Router real throughput under various circumstances

I have red the Turris Omnia (TO) WAN->LAN capability is close to 1 Gb/s.
But what throughput is if other features and protocols are used?

  • IPv4 NAT
  • IPv6
  • OpenVPN tunnel terminated in the TO
  • IP Netfilter (controlled by iptables) with hundreds of rules and detailed logging
  • SSL data transfer to internal Apache server e.g.

I would be surprised if it is much less than 1Gb/s for non crypto traffic cases given non-crazy hardware design, however OpenVPN/SSL depends on the acceleration support and most likely is much less. I would be interested in real figures as well (disclaimer: already preordered one though :>).

We are preparing an update with more detailed measuring. :wink:

In your update you mention “up to 975Mbps & up to 450’000pps” so it won’t be able to handle full duplex 1Gbps routing (i’d be happy with 2x ≥750Mbps)?
(Besides, that figure seems a bit low compared to, for example MikroTik’s RB3011UiAs which running on a similar soc supposedly achieves up to 1.4million pps and up to 3.9Gbps)

Don’t forget the Mikrotik as 2 dedicated QCA8337-AL3C-R switch chips :wink:

I think people should post some real-world scenarios they want the device to fill and those can be benchmarked.

That’s probably unrealistic and requires x86 or Tile hardware

  • 1 x 100Mbit OpenVPN connection as default gateway
  • 2 x 25Mbit IPSec gateways
  • 1 x 50Mbit standard gateway for guests
  • Deep packet inspection (suricata)
  • Caching proxy
  • Piratebox using attached HD
  • Near wirespeed switching for internal network (NAS, desktops/laptops)

But if you tone it down, maybe they can benchmark it

  • 1 x 50Mbit OpenVPN connection as default gateway
  • 1 x 50Mbit standard gateway for guests
  • Deep packet inspection (snort)
  • Caching proxy
  • 500Mbps switching for internal network (NAS, desktops/laptops)

etc.

basically, together with a 24-port switch & a few WLAN APs, this would replace my apple airport extreme when switching to a 1Gbps FTTH installation, acting as a basic gateway with firewall. so wan-to-lan & lan-to-wan throughput should be ≥1.5Gbps, since i don’t fancy buying a new router for at least the next 5 years. Usage scenarios would be what i consider mostly ordinary traffic (http/ftp, rsync, zfs send/receive, netflix, bittorrent). If it can do that while doing other tasks all the better, but it’s really optional…

Shouldn’t make a difference for wan-to-lan & lan-to-wan throughput though…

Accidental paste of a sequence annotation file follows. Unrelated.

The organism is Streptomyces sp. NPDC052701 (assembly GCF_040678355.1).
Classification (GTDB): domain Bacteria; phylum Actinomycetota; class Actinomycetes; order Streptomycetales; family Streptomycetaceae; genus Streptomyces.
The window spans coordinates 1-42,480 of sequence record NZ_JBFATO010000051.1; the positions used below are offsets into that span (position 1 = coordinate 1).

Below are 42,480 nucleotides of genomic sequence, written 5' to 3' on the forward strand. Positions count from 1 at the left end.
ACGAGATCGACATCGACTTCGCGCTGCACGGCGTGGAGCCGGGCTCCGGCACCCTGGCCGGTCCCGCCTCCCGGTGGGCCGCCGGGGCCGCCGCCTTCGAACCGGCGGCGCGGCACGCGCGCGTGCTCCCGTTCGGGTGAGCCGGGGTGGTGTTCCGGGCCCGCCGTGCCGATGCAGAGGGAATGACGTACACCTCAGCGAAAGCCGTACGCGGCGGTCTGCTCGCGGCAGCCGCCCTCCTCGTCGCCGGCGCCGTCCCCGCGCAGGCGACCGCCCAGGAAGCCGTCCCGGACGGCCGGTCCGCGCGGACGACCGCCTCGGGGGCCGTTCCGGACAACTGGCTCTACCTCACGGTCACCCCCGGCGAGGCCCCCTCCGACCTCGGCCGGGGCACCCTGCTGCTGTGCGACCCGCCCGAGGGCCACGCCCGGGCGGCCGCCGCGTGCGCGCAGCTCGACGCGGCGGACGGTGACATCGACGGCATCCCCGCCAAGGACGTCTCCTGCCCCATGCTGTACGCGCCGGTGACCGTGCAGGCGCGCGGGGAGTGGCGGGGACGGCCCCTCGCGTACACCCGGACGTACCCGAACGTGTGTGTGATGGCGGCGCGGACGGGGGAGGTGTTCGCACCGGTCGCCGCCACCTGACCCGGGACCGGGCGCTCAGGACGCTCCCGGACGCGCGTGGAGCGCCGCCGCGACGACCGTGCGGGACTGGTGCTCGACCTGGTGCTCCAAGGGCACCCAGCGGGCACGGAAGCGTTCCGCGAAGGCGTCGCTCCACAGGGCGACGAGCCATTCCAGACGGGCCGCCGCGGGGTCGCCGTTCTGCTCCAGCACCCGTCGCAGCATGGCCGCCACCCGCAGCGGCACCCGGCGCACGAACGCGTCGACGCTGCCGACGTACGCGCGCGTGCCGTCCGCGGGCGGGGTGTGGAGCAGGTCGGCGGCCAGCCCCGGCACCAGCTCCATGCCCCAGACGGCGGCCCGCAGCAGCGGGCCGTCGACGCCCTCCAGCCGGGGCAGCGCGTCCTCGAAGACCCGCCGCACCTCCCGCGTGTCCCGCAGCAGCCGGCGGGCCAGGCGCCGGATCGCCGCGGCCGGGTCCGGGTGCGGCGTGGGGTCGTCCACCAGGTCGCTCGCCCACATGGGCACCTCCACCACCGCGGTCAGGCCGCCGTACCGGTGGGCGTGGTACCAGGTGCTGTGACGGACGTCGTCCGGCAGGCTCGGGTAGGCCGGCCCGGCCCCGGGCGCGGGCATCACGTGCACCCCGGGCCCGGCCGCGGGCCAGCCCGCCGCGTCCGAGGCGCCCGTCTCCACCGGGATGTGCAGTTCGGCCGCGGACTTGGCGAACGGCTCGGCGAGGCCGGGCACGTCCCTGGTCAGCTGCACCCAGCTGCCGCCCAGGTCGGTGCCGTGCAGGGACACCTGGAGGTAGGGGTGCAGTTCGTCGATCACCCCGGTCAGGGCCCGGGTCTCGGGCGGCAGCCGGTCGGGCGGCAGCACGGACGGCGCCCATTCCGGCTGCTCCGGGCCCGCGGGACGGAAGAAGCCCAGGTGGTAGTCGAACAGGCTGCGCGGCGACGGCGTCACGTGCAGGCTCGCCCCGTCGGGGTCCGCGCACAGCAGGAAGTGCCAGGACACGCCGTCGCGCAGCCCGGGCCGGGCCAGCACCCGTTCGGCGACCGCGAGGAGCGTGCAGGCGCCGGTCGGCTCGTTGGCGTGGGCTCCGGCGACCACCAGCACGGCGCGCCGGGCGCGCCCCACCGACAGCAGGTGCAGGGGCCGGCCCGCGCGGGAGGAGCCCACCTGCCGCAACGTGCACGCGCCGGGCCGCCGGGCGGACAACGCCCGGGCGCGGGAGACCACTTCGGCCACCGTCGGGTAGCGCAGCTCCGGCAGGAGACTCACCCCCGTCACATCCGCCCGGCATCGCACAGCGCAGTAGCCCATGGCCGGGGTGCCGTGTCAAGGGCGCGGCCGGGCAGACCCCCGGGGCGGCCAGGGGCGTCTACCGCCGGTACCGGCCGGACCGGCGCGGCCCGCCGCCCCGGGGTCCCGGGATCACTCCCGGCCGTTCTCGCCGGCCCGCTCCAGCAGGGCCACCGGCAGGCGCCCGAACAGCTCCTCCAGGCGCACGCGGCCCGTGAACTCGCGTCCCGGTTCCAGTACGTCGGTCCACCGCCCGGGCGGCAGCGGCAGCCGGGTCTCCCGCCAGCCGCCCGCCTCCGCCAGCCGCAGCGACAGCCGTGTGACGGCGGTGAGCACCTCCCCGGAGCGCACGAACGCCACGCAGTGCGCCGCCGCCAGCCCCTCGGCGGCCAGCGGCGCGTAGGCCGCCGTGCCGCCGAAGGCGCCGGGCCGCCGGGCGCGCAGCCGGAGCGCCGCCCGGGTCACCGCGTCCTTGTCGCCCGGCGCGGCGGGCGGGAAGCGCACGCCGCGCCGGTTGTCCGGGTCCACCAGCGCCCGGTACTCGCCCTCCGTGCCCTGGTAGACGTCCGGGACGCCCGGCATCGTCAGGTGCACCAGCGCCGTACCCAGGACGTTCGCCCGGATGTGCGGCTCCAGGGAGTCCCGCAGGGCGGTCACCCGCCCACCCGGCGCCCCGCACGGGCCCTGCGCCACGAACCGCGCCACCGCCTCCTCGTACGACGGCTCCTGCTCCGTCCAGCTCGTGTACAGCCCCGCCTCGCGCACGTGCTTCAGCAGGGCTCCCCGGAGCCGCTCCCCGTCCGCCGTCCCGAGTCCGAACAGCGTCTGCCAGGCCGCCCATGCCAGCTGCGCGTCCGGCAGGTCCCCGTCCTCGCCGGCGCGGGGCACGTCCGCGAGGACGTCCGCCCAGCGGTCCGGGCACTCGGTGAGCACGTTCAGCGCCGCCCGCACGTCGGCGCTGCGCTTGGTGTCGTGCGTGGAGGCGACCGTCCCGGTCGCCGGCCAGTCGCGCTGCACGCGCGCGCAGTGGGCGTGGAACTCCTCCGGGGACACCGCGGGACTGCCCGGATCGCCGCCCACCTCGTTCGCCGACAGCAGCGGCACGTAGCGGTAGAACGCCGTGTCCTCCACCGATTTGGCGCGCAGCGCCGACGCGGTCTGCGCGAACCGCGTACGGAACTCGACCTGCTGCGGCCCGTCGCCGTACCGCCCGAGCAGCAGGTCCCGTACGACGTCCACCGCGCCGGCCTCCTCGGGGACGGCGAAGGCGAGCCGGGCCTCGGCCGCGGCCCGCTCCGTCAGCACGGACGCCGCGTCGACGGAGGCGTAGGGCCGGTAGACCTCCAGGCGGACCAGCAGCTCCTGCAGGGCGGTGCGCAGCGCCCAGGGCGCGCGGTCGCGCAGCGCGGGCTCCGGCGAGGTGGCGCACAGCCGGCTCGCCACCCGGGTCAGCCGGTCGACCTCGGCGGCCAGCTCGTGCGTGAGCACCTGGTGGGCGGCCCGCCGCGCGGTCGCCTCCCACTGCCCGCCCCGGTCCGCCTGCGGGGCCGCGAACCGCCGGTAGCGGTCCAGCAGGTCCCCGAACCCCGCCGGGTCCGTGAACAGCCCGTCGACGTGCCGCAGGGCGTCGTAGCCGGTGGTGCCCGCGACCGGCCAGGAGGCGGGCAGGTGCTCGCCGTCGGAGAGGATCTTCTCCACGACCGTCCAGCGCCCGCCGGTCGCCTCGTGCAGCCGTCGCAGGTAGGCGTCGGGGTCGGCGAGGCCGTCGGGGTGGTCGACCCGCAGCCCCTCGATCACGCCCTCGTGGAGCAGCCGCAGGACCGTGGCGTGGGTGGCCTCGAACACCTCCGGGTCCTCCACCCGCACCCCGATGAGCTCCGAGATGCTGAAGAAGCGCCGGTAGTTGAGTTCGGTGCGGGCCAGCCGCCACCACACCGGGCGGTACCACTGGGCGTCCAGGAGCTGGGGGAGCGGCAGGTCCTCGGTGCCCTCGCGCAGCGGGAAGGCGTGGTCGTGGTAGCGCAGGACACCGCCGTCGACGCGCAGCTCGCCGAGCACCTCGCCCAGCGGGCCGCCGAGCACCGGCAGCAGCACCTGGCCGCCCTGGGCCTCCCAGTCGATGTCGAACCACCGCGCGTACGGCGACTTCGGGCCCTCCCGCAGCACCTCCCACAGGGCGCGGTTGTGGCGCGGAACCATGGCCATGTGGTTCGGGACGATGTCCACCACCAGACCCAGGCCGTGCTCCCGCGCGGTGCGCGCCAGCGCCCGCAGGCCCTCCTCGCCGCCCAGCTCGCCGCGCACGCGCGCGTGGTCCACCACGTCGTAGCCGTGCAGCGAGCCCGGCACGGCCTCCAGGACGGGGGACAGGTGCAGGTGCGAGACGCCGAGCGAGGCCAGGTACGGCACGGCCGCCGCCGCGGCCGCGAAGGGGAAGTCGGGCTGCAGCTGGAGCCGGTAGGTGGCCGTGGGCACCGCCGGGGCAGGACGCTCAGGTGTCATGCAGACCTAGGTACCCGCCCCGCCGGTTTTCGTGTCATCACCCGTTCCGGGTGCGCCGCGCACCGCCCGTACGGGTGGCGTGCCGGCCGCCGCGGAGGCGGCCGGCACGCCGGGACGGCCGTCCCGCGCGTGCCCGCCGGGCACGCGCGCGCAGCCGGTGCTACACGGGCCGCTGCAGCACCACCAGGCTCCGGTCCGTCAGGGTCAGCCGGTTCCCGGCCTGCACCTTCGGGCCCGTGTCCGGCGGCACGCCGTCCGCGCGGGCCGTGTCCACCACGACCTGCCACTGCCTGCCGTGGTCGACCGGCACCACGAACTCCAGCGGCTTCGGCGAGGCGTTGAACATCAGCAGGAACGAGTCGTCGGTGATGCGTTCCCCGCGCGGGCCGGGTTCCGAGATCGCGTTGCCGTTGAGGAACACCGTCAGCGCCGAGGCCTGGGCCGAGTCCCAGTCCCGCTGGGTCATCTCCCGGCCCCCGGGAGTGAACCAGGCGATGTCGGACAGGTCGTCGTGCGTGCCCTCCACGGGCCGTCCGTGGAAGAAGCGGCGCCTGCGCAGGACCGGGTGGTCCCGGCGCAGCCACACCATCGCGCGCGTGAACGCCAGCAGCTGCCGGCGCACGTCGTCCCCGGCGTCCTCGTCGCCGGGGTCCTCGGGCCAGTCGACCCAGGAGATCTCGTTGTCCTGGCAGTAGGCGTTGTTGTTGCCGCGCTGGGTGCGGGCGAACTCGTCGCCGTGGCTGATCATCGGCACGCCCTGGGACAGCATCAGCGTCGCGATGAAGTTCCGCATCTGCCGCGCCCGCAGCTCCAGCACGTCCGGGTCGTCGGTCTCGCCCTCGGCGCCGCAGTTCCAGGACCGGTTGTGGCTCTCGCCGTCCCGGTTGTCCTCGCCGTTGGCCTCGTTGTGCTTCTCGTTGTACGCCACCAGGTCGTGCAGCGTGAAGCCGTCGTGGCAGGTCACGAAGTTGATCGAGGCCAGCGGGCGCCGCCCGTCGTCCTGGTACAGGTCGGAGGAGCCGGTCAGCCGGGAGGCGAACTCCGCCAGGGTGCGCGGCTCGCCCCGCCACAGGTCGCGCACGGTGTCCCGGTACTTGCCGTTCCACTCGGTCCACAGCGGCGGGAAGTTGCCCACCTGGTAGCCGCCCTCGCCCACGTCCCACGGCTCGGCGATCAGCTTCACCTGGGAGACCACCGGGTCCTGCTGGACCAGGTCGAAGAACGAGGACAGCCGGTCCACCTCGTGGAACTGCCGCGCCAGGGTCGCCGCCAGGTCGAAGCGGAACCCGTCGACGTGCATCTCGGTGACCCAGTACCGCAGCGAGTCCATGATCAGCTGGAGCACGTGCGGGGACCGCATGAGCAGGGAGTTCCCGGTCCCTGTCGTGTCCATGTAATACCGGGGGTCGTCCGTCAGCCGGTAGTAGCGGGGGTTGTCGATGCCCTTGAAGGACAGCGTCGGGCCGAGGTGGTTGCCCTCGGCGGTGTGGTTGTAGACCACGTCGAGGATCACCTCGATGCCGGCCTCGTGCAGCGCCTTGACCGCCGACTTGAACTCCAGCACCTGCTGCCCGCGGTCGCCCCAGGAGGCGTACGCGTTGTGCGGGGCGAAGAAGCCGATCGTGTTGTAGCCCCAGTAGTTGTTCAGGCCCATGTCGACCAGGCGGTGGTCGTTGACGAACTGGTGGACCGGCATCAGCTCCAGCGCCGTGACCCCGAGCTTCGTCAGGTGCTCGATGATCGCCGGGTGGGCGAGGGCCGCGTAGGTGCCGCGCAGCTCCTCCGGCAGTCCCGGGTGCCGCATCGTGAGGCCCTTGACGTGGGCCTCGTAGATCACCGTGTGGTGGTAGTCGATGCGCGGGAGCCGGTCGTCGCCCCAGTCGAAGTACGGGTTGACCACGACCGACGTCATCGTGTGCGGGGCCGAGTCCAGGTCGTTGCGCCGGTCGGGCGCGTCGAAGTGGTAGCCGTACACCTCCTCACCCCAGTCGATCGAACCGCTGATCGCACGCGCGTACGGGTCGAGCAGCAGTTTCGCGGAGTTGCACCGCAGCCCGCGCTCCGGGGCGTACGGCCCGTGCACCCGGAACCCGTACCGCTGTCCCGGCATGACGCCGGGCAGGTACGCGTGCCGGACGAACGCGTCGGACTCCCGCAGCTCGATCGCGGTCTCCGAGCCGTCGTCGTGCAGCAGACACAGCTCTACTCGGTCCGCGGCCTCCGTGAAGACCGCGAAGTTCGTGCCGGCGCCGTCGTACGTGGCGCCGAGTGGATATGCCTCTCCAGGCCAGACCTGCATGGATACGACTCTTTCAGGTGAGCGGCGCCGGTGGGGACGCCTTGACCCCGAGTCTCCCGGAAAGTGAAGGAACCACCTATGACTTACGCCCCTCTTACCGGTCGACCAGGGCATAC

just realized that the linksys wrt1900acs has the same soc (with less ram) & achieves 1.5Gbps simultaneous wan<>lan routing so i guess omnia should manage the same… yay

I would very much like to see the throughput performance of the router with ipv4 and NAT as well as full firewall turned on, and another test of the throughput when running through and OpenVPN with proper levels of encryption, not the minimum possible levels.

I have gigabit internet fiber to the home and do a router based OpenVPN server to a friend who is about 1,000 miles (1,610 km) away who also has gigabit internet. I do realize encrypted VPN throughput is much lower than standard traffic bandwidth, but I am hoping this router is able to achieve at least 300-400 mbps of throughput over an encrypted VPN when using 256-bit AES and 2048-bit RSA keys. A test with 128-bit AES would also be nice to see the difference between them for security vs throughput of encrypted traffic.

As pointed out in
https://discourse.labs.nic.cz/t/what-speeds-could-we-achieve-using-the-router-as-openvpn-client/157/10
there are currently some limitations with OpenVPN and hardware supported encryption.
As seen on http://linksys.lithium.com/t5/Wireless-Routers/WRT1900AC-OpenVPN/td-p/945521/page/2 in the logs Linksys seems to use BF-CBC for data encryption and the page above says about 100 mbps for OpenVPN. So i doubt you will reach the 300-400 Mbps with OpenVPN as long as OpenVPN does not support hardware assisted encryption.

another limitation is of course by design… packets have to be copied from kernel to userspace and vice-a-versa + it’s still single-threaded, so it can only utilize one of the two cores…
so one might really consider to use ipsec if speed is a must

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